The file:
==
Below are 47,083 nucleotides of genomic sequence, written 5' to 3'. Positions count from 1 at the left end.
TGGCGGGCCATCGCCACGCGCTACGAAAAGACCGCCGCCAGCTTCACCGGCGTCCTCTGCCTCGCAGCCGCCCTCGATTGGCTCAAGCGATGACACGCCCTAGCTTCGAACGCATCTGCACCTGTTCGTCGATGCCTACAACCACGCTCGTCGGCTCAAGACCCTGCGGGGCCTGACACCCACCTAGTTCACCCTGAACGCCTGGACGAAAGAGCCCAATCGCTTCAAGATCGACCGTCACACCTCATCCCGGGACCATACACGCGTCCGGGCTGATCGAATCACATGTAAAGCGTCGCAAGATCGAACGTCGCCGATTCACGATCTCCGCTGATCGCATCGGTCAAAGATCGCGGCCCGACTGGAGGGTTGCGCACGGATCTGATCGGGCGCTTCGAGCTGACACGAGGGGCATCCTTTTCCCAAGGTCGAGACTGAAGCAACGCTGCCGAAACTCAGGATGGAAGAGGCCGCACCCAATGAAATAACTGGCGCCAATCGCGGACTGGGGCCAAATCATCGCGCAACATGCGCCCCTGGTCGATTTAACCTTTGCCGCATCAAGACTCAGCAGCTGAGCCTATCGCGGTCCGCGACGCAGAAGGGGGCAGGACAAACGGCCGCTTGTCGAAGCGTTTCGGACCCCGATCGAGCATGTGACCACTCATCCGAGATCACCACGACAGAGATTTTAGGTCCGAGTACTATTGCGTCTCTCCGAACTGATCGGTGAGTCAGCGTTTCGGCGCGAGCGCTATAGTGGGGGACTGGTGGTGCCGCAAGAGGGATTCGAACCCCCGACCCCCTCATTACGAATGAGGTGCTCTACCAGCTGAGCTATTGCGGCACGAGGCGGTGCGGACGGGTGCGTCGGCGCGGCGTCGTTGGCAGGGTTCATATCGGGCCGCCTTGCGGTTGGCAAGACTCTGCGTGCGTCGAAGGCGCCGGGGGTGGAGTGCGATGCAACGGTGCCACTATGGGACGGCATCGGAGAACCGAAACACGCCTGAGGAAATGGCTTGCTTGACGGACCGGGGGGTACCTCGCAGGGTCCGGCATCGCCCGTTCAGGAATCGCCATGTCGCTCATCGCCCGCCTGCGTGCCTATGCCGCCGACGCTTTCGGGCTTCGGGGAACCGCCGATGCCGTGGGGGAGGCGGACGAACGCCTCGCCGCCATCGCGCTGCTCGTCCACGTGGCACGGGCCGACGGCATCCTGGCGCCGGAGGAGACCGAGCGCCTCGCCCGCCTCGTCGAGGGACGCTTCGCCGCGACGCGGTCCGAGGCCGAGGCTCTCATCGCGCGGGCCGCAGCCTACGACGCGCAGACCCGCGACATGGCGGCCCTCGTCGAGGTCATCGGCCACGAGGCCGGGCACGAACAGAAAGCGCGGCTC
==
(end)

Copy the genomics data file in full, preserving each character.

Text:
Below are 47,083 nucleotides of genomic sequence, written 5' to 3'. Positions count from 1 at the left end.
TGGCGGGCCATCGCCACGCGCTACGAAAAGACCGCCGCCAGCTTCACCGGCGTCCTCTGCCTCGCAGCCGCCCTCGATTGGCTCAAGCGATGACACGCCCTAGCTTCGAACGCATCTGCACCTGTTCGTCGATGCCTACAACCACGCTCGTCGGCTCAAGACCCTGCGGGGCCTGACACCCACCTAGTTCACCCTGAACGCCTGGACGAAAGAGCCCAATCGCTTCAAGATCGACCGTCACACCTCATCCCGGGACCATACACGCGTCCGGGCTGATCGAATCACATGTAAAGCGTCGCAAGATCGAACGTCGCCGATTCACGATCTCCGCTGATCGCATCGGTCAAAGATCGCGGCCCGACTGGAGGGTTGCGCACGGATCTGATCGGGCGCTTCGAGCTGACACGAGGGGCATCCTTTTCCCAAGGTCGAGACTGAAGCAACGCTGCCGAAACTCAGGATGGAAGAGGCCGCACCCAATGAAATAACTGGCGCCAATCGCGGACTGGGGCCAAATCATCGCGCAACATGCGCCCCTGGTCGATTTAACCTTTGCCGCATCAAGACTCAGCAGCTGAGCCTATCGCGGTCCGCGACGCAGAAGGGGGCAGGACAAACGGCCGCTTGTCGAAGCGTTTCGGACCCCGATCGAGCATGTGACCACTCATCCGAGATCACCACGACAGAGATTTTAGGTCCGAGTACTATTGCGTCTCTCCGAACTGATCGGTGAGTCAGCGTTTCGGCGCGAGCGCTATAGTGGGGGACTGGTGGTGCCGCAAGAGGGATTCGAACCCCCGACCCCCTCATTACGAATGAGGTGCTCTACCAGCTGAGCTATTGCGGCACGAGGCGGTGCGGACGGGTGCGTCGGCGCGGCGTCGTTGGCAGGGTTCATATCGGGCCGCCTTGCGGTTGGCAAGACTCTGCGTGCGTCGAAGGCGCCGGGGGTGGAGTGCGATGCAACGGTGCCACTATGGGACGGCATCGGAGAACCGAAACACGCCTGAGGAAATGGCTTGCTTGACGGACCGGGGGGTACCTCGCAGGGTCCGGCATCGCCCGTTCAGGAATCGCCATGTCGCTCATCGCCCGCCTGCGTGCCTATGCCGCCGACGCTTTCGGGCTTCGGGGAACCGCCGATGCCGTGGGGGAGGCGGACGAACGCCTCGCCGCCATCGCGCTGCTCGTCCACGTGGCACGGGCCGACGGCATCCTGGCGCCGGAGGAGACCGAGCGCCTCGCCCGCCTCGTCGAGGGACGCTTCGCCGCGACGCGGTCCGAGGCCGAGGCTCTCATCGCGCGGGCCGCAGCCTACGACGCGCAGACCCGCGACATGGCGGCCCTCGTCGAGGTCATCGGCCACGAGGCCGGGCACGAACAGAAAGCGCGGCTC